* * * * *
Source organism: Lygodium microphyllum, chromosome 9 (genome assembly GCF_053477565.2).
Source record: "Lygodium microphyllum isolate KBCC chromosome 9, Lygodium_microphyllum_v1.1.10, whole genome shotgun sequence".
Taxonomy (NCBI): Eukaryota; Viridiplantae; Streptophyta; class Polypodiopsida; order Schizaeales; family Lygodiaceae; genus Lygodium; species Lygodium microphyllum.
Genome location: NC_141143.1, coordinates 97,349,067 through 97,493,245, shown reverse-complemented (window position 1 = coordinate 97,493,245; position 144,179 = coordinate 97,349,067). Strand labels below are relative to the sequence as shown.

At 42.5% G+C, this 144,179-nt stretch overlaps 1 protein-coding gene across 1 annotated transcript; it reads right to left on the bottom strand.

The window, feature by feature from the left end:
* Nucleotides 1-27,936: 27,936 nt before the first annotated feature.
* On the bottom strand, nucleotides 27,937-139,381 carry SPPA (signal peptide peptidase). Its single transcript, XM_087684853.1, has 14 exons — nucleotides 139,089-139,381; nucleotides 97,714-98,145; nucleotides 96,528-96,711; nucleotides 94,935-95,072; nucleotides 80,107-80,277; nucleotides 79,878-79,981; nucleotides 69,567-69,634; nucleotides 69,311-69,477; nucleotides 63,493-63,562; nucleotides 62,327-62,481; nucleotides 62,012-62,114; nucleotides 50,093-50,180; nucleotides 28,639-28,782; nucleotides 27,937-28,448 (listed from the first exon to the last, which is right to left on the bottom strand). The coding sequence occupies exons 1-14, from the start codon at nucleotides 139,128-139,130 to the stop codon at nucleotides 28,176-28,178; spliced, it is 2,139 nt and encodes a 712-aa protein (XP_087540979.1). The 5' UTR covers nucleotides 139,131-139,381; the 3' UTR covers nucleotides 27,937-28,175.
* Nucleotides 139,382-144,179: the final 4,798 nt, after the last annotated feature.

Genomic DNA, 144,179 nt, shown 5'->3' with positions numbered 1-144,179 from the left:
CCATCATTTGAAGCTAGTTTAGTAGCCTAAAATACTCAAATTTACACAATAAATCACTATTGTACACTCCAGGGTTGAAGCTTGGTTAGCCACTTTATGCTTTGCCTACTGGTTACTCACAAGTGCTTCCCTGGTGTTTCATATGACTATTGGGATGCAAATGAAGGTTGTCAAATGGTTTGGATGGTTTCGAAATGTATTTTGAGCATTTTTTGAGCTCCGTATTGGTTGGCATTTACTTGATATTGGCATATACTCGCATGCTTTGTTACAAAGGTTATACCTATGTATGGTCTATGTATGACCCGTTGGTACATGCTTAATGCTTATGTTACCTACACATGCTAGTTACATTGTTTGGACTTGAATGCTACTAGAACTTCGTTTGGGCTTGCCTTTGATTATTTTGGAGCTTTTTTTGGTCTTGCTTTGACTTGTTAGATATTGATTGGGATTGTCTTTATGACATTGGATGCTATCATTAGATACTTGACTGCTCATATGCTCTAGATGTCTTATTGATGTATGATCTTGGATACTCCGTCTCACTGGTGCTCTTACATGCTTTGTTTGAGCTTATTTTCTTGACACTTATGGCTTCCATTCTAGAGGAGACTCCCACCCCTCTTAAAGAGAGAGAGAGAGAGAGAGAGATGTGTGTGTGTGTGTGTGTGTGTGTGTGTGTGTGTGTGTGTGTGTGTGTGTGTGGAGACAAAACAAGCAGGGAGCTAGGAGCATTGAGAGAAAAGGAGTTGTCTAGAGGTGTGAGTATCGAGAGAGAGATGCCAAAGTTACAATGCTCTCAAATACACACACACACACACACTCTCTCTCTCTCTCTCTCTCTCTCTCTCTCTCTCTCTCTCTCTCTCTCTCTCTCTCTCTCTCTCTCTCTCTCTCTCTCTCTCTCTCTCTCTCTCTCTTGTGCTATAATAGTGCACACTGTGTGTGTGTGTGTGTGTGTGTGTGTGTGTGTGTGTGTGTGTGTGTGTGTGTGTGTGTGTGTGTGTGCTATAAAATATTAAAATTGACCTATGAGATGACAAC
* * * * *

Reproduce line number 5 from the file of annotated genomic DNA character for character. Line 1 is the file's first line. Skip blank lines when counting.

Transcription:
At 42.5% G+C, this 144,179-nt stretch overlaps 1 protein-coding gene across 1 annotated transcript; it reads right to left on the bottom strand.